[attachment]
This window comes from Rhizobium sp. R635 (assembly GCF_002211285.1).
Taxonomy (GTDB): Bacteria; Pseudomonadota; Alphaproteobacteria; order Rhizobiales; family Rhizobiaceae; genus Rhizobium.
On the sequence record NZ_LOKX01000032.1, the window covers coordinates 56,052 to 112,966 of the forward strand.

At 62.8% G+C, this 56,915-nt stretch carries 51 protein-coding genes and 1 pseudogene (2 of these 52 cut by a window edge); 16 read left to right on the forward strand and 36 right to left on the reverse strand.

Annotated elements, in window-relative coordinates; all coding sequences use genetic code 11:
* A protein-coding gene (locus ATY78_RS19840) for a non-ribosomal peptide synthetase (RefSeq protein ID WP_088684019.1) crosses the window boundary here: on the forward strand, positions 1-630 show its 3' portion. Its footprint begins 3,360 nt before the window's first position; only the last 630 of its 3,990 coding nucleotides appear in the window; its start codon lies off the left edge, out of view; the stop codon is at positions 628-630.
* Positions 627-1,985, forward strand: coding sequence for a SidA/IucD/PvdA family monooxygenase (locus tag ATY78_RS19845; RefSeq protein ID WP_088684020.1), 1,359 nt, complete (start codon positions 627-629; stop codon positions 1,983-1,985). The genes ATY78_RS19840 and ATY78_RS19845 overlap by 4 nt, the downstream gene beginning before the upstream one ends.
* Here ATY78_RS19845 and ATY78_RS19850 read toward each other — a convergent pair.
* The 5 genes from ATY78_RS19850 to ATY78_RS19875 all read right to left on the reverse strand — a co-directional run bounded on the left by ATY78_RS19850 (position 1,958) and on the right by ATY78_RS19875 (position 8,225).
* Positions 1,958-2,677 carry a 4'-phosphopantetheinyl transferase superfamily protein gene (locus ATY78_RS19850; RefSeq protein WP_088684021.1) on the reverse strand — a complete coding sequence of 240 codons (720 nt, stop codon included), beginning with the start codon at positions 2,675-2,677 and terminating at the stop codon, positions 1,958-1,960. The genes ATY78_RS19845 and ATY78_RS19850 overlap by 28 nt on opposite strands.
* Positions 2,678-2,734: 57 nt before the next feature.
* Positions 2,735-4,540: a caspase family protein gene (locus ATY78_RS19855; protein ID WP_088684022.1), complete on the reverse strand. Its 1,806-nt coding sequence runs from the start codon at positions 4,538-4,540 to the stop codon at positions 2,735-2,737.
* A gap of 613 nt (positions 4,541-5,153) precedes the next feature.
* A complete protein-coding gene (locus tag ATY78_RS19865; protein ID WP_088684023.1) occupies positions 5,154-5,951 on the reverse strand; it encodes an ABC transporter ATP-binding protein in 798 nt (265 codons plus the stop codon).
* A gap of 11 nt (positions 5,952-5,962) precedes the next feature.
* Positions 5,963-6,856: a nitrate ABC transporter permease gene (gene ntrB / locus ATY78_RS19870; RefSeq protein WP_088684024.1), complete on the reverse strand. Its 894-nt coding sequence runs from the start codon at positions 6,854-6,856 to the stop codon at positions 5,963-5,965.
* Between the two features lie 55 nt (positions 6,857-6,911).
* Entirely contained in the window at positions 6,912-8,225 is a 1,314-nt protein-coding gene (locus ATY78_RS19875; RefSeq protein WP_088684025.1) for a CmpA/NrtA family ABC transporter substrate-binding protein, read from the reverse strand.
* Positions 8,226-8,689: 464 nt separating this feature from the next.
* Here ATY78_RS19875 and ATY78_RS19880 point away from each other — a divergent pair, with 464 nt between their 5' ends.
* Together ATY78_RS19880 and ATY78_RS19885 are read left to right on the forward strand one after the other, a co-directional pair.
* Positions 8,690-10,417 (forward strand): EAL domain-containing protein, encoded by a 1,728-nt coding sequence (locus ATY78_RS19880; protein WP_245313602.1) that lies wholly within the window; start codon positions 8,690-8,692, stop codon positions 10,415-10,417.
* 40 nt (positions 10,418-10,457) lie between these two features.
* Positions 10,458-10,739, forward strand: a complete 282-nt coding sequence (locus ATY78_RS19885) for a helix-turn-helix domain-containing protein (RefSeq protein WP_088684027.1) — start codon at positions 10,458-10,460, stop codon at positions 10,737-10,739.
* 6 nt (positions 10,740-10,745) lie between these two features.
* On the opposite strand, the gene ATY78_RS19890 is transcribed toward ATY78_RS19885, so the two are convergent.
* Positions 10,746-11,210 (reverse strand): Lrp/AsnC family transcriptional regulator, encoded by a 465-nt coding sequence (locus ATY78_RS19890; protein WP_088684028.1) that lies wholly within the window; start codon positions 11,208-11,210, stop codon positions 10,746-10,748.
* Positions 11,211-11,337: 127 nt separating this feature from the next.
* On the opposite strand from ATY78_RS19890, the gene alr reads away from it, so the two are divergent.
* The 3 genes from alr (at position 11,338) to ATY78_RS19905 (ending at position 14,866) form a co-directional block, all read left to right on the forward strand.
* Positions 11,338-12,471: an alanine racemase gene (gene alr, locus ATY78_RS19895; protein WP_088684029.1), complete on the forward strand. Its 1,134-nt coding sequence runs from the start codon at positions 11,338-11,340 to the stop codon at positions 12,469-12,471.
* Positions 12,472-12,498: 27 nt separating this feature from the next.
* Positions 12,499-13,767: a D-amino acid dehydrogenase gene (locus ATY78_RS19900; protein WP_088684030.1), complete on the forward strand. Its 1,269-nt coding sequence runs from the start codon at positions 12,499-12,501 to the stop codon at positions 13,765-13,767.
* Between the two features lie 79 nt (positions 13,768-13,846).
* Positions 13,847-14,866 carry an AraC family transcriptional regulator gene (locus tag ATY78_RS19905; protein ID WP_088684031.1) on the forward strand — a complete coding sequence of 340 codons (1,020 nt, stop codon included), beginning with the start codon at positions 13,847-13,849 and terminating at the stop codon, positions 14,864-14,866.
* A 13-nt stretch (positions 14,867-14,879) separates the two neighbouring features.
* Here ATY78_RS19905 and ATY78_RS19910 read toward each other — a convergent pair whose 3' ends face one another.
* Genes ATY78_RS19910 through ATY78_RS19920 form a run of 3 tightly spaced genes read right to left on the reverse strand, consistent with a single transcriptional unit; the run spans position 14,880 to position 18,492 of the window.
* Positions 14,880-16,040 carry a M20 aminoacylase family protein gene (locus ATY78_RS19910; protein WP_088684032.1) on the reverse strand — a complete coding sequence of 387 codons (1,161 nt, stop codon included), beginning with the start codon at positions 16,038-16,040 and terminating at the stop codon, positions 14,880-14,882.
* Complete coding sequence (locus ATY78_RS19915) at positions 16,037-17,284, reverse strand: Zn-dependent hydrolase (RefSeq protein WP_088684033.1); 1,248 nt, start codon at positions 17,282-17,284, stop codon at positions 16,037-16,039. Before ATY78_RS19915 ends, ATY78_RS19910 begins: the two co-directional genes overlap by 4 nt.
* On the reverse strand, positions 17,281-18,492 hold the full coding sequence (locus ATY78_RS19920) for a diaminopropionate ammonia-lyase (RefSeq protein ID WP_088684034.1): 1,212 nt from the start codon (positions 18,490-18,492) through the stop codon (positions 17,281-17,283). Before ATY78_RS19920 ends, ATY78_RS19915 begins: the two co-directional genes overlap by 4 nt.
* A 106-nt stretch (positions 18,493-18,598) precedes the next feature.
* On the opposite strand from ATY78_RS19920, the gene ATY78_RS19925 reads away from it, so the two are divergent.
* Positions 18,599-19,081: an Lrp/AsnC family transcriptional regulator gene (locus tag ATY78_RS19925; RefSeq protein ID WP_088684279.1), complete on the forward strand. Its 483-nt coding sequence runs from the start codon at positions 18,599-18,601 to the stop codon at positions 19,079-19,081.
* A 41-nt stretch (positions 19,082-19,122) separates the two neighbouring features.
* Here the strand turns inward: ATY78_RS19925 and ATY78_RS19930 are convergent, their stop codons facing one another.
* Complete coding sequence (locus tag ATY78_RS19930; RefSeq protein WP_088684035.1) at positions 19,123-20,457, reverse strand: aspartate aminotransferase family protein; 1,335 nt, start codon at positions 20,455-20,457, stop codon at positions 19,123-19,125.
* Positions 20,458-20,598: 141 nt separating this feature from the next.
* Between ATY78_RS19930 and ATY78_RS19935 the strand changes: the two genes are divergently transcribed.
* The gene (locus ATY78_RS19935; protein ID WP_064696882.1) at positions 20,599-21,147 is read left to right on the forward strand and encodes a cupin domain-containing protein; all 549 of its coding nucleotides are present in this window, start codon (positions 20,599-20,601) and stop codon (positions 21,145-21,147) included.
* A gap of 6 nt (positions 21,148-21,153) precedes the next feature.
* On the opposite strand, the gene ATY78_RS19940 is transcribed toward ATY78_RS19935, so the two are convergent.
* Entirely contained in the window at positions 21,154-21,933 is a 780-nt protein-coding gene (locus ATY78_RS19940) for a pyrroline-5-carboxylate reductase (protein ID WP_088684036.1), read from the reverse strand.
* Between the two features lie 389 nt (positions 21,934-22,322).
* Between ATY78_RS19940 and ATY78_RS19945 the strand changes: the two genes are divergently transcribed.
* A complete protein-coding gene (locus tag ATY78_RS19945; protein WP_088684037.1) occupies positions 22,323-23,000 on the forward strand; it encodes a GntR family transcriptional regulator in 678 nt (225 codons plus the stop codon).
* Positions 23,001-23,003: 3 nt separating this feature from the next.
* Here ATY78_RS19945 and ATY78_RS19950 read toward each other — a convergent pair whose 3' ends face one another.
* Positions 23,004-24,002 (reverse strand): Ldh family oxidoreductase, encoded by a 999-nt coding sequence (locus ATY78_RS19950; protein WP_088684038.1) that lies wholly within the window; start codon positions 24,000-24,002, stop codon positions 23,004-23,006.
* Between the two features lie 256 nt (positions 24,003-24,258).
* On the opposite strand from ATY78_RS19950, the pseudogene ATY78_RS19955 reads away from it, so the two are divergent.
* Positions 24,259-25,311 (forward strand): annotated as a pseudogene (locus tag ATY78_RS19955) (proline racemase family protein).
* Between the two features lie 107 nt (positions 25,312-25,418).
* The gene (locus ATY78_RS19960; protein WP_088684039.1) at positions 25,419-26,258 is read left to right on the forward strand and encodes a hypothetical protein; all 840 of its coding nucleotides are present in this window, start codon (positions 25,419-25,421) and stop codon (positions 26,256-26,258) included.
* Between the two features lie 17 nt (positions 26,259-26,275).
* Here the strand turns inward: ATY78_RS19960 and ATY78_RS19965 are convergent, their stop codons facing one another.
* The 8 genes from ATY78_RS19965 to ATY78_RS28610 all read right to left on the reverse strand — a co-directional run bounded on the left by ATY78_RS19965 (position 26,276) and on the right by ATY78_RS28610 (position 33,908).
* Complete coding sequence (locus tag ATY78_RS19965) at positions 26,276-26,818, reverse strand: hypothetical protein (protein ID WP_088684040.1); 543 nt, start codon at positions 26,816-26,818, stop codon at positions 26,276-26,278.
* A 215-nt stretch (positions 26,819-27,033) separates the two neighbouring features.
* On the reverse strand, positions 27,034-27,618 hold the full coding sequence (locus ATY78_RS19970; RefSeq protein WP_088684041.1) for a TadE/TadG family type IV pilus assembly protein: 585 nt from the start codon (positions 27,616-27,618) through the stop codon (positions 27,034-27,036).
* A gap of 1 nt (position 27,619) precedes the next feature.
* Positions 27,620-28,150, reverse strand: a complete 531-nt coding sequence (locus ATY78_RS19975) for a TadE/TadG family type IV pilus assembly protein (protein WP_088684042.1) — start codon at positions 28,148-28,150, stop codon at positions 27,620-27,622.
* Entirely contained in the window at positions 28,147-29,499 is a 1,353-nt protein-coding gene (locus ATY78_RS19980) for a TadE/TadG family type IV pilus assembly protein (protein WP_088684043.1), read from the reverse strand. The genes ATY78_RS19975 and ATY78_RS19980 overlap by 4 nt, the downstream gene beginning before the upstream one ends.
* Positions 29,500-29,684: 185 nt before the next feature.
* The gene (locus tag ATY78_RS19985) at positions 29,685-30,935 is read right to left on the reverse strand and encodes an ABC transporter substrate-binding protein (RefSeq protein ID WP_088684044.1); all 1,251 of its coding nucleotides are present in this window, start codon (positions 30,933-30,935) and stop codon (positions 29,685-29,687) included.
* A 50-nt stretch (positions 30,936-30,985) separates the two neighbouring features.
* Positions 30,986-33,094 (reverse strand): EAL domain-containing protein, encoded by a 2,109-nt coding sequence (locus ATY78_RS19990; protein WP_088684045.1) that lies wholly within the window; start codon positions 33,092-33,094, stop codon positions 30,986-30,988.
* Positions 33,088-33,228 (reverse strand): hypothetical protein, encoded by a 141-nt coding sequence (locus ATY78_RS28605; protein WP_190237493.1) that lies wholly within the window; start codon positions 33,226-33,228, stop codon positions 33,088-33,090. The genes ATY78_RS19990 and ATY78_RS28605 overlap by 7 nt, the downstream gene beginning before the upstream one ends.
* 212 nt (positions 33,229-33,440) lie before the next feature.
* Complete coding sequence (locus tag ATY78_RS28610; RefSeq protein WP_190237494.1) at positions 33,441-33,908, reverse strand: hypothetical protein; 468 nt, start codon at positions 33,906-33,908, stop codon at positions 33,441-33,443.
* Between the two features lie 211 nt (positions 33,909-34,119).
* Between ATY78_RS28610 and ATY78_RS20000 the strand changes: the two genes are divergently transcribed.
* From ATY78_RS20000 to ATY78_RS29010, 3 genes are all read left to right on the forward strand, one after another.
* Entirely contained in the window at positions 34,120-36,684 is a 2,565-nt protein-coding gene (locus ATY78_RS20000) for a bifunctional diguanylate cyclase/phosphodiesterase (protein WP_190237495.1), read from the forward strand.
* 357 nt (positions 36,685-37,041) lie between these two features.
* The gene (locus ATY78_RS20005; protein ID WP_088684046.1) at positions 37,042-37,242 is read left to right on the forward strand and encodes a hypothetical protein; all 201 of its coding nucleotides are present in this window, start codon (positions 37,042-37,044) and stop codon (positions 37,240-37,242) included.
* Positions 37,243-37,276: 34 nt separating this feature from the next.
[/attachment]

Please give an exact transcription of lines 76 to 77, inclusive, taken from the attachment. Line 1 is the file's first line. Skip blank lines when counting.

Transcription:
* A 50-nt stretch (positions 30,936-30,985) separates the two neighbouring features.
* Positions 30,986-33,094 (reverse strand): EAL domain-containing protein, encoded by a 2,109-nt coding sequence (locus ATY78_RS19990; protein WP_088684045.1) that lies wholly within the window; start codon positions 33,092-33,094, stop codon positions 30,986-30,988.